Arbitration Clauses in Nursing Home Contracts: Are They Binding?

In an ideal world, a nursing home would care for elderly people and allow them to live out their last years in peace and with dignity. However, anyone who has kept an eye on the headlines knows that this is not always the case. In too many cases, nursing home employees neglect or abuse the very residents for whom they are charged with caring. In such cases, the abused resident or their family may want to hold the nursing home responsible through a civil lawsuit seeking monetary compensation for their loved one’s suffering.

hand-588982_960_720However, nursing homes, like many other businesses, have started to include arbitration clauses in the contracts that are signed prior to resident admission. These arbitration clauses are essentially an agreement not to go through the legal system, should any problems arise between the parties. Instead, the case would go before an arbiter whose decision very likely would be final.

The problems with arbitration clauses are several, but the chief concerns are that they are out of the public eye and are not always neutral. This is because the nursing home contract will often designate which arbiter will handle the case, essentially allowing the nursing home to pick their own “judge.”

Nursing Home Arbitration Contracts Under Fire

Recently, nursing home arbitration contracts have come under fire by residents attempting to get a fair trial against those alleged to have harmed their loved ones. According to one recent article detailing one man’s journey in pursuit of justice, he recently had success explaining to a court that the nursing home contract, and thus the arbitration clause, was not binding against the resident because she was not the one to sign the contract. Instead, it was her son who signed it, as her designated health care proxy.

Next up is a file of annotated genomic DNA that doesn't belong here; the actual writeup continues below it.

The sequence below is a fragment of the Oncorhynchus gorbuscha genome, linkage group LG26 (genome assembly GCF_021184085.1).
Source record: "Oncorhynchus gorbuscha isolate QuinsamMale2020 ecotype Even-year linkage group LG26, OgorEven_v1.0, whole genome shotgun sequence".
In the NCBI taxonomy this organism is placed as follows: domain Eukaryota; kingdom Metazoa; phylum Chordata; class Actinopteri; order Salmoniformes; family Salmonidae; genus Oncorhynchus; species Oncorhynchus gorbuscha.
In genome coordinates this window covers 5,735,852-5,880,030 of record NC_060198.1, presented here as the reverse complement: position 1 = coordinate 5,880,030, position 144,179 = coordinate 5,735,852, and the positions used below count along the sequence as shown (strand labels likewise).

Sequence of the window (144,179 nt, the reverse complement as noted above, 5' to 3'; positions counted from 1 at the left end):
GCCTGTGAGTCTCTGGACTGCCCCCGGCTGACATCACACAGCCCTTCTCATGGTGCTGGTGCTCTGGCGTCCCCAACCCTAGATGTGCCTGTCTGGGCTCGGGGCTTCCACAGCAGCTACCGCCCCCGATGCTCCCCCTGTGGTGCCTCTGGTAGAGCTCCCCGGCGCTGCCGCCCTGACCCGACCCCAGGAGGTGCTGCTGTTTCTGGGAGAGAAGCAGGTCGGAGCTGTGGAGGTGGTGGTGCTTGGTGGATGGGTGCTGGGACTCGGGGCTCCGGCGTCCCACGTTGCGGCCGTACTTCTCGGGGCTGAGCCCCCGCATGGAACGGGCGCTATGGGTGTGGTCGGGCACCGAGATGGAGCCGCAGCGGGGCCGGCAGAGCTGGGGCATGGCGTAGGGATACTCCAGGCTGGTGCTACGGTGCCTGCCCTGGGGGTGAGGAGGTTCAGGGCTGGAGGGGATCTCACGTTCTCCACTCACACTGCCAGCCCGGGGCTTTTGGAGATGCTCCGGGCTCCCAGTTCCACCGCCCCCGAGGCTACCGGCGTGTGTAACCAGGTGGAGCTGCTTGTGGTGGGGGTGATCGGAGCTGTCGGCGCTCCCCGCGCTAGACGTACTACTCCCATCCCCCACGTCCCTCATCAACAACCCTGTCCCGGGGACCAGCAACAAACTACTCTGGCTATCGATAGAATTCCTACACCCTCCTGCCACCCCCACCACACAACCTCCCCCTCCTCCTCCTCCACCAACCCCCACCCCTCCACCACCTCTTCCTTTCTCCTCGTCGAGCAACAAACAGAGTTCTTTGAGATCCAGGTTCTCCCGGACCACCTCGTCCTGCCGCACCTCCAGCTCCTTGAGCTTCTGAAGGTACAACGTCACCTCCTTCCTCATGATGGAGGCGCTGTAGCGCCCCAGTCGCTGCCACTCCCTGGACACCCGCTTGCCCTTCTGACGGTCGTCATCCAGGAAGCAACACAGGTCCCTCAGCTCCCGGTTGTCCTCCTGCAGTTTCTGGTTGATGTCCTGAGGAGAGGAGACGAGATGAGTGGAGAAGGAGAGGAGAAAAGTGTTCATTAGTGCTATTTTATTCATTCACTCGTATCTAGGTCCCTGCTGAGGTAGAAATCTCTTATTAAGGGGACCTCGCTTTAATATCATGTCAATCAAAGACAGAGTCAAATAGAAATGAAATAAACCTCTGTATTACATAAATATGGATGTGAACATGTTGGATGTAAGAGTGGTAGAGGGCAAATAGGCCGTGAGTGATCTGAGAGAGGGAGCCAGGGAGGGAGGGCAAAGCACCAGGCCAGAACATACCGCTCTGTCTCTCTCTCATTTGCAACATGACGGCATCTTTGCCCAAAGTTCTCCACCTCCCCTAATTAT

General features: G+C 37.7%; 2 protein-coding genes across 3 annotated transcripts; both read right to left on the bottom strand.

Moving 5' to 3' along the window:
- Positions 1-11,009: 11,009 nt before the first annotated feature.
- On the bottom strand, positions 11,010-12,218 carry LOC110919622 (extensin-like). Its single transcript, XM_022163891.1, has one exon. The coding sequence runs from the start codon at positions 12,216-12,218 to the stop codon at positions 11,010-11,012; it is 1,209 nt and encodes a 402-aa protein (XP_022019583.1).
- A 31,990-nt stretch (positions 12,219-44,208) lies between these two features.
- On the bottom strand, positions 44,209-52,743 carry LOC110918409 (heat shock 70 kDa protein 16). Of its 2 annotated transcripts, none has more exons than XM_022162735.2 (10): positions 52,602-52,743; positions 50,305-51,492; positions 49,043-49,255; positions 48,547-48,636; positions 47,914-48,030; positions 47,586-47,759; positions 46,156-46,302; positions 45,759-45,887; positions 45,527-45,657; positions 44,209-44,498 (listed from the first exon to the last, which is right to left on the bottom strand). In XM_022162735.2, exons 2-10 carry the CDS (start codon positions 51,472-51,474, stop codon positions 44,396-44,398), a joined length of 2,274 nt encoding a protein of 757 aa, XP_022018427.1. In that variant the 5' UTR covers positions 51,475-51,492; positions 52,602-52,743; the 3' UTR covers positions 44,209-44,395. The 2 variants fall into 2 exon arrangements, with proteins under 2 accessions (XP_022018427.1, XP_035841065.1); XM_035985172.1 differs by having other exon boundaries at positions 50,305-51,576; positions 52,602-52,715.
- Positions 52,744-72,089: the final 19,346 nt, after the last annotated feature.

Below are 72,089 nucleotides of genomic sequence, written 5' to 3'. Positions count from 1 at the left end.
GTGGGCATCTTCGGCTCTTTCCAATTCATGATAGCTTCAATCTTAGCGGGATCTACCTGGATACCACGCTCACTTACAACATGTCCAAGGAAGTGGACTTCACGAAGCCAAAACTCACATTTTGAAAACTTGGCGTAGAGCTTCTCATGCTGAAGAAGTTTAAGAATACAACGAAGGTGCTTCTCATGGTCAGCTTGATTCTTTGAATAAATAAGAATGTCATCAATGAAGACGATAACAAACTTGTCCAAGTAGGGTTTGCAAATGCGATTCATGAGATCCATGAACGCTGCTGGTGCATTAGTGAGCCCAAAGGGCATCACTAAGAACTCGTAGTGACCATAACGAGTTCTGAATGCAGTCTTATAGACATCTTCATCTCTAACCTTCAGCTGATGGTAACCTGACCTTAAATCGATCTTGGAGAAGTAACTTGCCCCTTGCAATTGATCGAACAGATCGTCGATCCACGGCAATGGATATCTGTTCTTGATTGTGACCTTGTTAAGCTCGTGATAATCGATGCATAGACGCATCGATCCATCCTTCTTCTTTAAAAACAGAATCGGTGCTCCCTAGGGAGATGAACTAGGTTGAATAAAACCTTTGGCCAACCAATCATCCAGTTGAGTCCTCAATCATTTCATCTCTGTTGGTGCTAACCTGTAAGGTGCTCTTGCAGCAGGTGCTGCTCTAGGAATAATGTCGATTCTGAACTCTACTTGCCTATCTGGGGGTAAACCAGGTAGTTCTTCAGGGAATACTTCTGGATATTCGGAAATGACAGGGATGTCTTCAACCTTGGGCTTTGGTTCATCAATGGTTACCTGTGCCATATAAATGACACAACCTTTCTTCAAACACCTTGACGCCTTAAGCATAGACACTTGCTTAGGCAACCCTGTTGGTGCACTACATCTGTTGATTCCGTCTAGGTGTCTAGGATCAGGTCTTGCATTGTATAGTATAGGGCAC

The argument is a simple one and goes like this. At the time of the signing of the contract, the right to agree to arbitration does not belong to anyone besides the nursing home resident. Although the resident’s health care proxy – in this case, the resident’s son – has the legal authority to place a resident into a nursing facility, the proxy does not have the legal authority to give away the resident’s right to the court system, should a problem arise. Since a wrongful death lawsuit is technically filed on behalf of the deceased person, rather than on behalf of surviving loved ones, the right to access the court system would remain with the resident.

This legal argument is still novel and may not apply successfully in all jurisdictions. However, it is potentially the start of a movement that will allow those wronged by nursing homes greater access to the court system.

Have You Lost a Loved One in a Maryland Nursing Home?

If you have recently lost a loved one in a Maryland nursing home, and you believe it was due to the negligence or abuse of nursing home employees, you may be entitled to monetary compensation for all that your loved one was put through. The skilled Maryland personal injury advocates at the law firm of Lebowitz & Mzhen, LLC have decades of experience helping the surviving family members of nursing home abuse seek what is rightfully theirs. Call 410-654-3600 today to set up a free consultation.

More Blog Posts:

Nurse Charged with Abusing Patient and Falsifying Business Records to Cover It Up, Maryland Nursing Home Lawyer Blog, published February 15, 2016.

Psychological Abuse in Nursing Homes, Maryland Nursing Home Lawyer Blog, published February 5, 2016.

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